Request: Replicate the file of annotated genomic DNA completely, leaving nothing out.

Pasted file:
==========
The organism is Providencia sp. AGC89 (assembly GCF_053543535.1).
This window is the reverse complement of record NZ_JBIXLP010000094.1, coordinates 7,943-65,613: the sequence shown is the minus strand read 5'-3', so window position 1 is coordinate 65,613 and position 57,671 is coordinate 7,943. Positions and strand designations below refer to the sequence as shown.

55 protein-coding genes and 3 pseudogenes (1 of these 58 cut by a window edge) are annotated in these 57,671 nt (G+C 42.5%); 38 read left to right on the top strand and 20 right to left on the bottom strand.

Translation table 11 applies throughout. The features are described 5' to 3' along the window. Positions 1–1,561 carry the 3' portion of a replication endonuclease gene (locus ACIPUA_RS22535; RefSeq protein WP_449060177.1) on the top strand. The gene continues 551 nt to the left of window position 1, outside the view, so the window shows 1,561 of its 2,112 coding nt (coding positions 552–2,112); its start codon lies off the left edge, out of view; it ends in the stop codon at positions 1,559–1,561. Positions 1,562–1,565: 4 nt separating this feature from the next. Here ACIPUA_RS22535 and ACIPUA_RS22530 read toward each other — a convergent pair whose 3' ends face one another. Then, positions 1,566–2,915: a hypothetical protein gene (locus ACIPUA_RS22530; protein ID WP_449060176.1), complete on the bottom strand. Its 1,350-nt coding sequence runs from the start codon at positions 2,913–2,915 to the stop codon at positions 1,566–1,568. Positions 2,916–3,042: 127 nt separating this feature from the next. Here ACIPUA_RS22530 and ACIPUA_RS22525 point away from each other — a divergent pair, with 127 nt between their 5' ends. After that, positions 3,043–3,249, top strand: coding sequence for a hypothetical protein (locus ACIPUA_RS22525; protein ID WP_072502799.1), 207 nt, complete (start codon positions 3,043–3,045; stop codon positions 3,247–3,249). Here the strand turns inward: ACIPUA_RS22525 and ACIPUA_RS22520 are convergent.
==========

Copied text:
The organism is Providencia sp. AGC89 (assembly GCF_053543535.1).
This window is the reverse complement of record NZ_JBIXLP010000094.1, coordinates 7,943-65,613: the sequence shown is the minus strand read 5'-3', so window position 1 is coordinate 65,613 and position 57,671 is coordinate 7,943. Positions and strand designations below refer to the sequence as shown.

55 protein-coding genes and 3 pseudogenes (1 of these 58 cut by a window edge) are annotated in these 57,671 nt (G+C 42.5%); 38 read left to right on the top strand and 20 right to left on the bottom strand.

Translation table 11 applies throughout. The features are described 5' to 3' along the window. Positions 1–1,561 carry the 3' portion of a replication endonuclease gene (locus ACIPUA_RS22535; RefSeq protein WP_449060177.1) on the top strand. The gene continues 551 nt to the left of window position 1, outside the view, so the window shows 1,561 of its 2,112 coding nt (coding positions 552–2,112); its start codon lies off the left edge, out of view; it ends in the stop codon at positions 1,559–1,561. Positions 1,562–1,565: 4 nt separating this feature from the next. Here ACIPUA_RS22535 and ACIPUA_RS22530 read toward each other — a convergent pair whose 3' ends face one another. Then, positions 1,566–2,915: a hypothetical protein gene (locus ACIPUA_RS22530; protein ID WP_449060176.1), complete on the bottom strand. Its 1,350-nt coding sequence runs from the start codon at positions 2,913–2,915 to the stop codon at positions 1,566–1,568. Positions 2,916–3,042: 127 nt separating this feature from the next. Here ACIPUA_RS22530 and ACIPUA_RS22525 point away from each other — a divergent pair, with 127 nt between their 5' ends. After that, positions 3,043–3,249, top strand: coding sequence for a hypothetical protein (locus ACIPUA_RS22525; protein ID WP_072502799.1), 207 nt, complete (start codon positions 3,043–3,045; stop codon positions 3,247–3,249). Here the strand turns inward: ACIPUA_RS22525 and ACIPUA_RS22520 are convergent.